Northwestern University Feinberg School of Medicine
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Division of Gastroenterology and Hepatology News

Read the latest news from Northwestern University Feinberg School of Medicine’s Department of Medicine, Division of Gastroenterology and Hepatology. The links below take you to articles where you can learn more about our faculty’s latest achievements, awards and honors.

  • 07.13.2018
    Researchers were able to establish an etiologic diagnosis among nearly 50% of patients with previously indeterminate etiology of acute liver failure using a systematic analysis strategy that included diagnostic algorithms and expert opinion.“Indeterminate or unknown etiology of acute liver failure is established after a careful history and a series of diagnostic blood tests are still unable to identify a clear cause for the serious liver injury,” Daniel R. Ganger, MD, from the Northwestern University Feinberg School of Medicine in Chicago, told Healio Gastroenterology and Liver Disease. According to Ganger and colleagues, indeterminate ALF etiology can also often result from incomplete testing or competing diagnoses
  • 06.29.2018

    Feinberg scientists are confronting significant, global challenges -- from antimicrobial resistance to HIV -- through collaborative, cutting-edge basic science and clinical research within the Division of Infectious Diseases.

  • 05.08.2018

    Northwestern faculty members have been chosen for induction into two prominent medical organizations: the American Society for Clinical Investigation and the Association of American Physicians.

  • 03.19.2018

    A new, shorter drug regimen to treat certain types of Hepatitis C was found to be as effective as the current, longer treatment, according to the findings of a large multi-center trial published in the New England Journal of Medicine.

  • 03.03.2018
    "University of Chicago Medicine and Northwestern Memorial Hospital, two of the five adult liver transplant centers in Illinois, recently changed their six-month-sober policies so that select people with acute alcoholic hepatitis — a small subset of people with alcoholic liver disease — can be considered for transplants without undergoing a set period of abstinence."
  • 02.18.2018
    "Listening to your gut is about more than responding to your body when you feel uneasy or need to make a decision."
  • 01.18.2018

    Northwestern Medicine Digestive Health Center Clinical Research Dietitian, Bethany Doerfler, MS, RDN, explains why you should bring mindfulness to your meals.

  • 01.17.2018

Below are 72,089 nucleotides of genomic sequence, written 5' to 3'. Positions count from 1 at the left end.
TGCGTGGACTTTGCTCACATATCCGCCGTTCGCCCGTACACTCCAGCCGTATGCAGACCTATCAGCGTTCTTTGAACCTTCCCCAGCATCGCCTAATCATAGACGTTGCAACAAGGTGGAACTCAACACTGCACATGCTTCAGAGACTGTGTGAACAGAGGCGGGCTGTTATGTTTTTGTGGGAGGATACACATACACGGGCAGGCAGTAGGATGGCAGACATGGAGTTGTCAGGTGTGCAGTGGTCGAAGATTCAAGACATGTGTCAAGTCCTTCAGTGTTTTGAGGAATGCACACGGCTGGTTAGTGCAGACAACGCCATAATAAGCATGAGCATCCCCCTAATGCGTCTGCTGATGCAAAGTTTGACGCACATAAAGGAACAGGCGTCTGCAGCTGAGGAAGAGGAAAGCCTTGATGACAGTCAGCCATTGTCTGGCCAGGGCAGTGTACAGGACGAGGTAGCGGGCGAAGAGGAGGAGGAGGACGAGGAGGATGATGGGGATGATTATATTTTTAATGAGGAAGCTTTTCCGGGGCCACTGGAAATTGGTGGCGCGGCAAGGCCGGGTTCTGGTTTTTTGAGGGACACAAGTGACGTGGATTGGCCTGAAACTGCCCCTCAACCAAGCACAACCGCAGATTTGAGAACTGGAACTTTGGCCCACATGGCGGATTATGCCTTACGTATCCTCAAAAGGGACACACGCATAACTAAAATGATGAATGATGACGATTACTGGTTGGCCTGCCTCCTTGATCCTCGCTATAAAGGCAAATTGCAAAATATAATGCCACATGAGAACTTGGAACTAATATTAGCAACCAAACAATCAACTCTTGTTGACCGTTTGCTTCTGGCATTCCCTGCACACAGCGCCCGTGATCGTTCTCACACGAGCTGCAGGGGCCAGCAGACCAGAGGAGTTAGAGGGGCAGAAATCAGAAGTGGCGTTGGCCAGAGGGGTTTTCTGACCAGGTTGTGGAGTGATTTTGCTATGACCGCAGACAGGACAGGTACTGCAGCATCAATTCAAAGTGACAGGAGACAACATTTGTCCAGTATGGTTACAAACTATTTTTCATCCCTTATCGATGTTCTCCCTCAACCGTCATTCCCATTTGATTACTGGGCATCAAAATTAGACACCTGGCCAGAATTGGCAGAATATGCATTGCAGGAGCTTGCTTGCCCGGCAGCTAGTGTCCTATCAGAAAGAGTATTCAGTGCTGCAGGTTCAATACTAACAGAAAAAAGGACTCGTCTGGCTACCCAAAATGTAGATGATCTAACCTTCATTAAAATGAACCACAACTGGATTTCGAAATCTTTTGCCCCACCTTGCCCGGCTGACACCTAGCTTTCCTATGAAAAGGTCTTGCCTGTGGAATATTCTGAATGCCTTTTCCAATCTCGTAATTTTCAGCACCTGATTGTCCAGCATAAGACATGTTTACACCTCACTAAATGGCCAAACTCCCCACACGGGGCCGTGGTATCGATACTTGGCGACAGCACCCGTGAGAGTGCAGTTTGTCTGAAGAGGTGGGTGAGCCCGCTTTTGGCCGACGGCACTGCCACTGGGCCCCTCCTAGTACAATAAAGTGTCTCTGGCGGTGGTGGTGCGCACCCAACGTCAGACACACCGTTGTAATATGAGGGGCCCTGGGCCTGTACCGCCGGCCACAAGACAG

• 01.05.2018

    "'The signs and symptoms are usually abdominal cramps, nausea with or without vomiting, and diarrhea,' says John Pandolfino, M.D., chief of gastroenterology and hepatology at Northwestern Memorial Hospital. This includes feeling weak and fatigued, and could also include fever and chills. It's not always 'exotic' foods that cause food poisoning. Often, it's caused by your food handler, a contaminated kitchen, or a contaminated source, like the fields where your food was grown."

  • 12.27.2017
    "She went into labor Christmas Day Morning and baby Autumn was born later that day at 5 o'clock at Northwestern Memorial Hospital.  She weighed 4 pounds 13 anounces. Her doctors say the success rate for a live birth with a liver transplant is between 65% to 75%.  The fact that Krystin also had a kidney transplant and had a healthy baby is considered remarkable."
  • 12.17.2017
    "Recently, an outbreak occurred at a New York state country club after an employee with the illness prepared food at the club’s restaurant, according to the Westchester County Department of Health. Plus, five more people were diagnosed with hepatitis A after being exposed to the virus by a sick employee at the restaurant Bartaco, in Port Chester, New York."
  • 01.09.2017

    Patients with hepatitis C virus infection who received an antiviral drug around the time they underwent liver transplantation saw a high rate of sustained virologic response, according to a Northwestern Medicine clinical trial.

  • 01.06.2017

    A drug called ustekinumab significantly improved symptoms for patients with moderate to severe Crohn’s disease, according to Northwestern Medicine clinical trials published in the New England Journal of Medicine.

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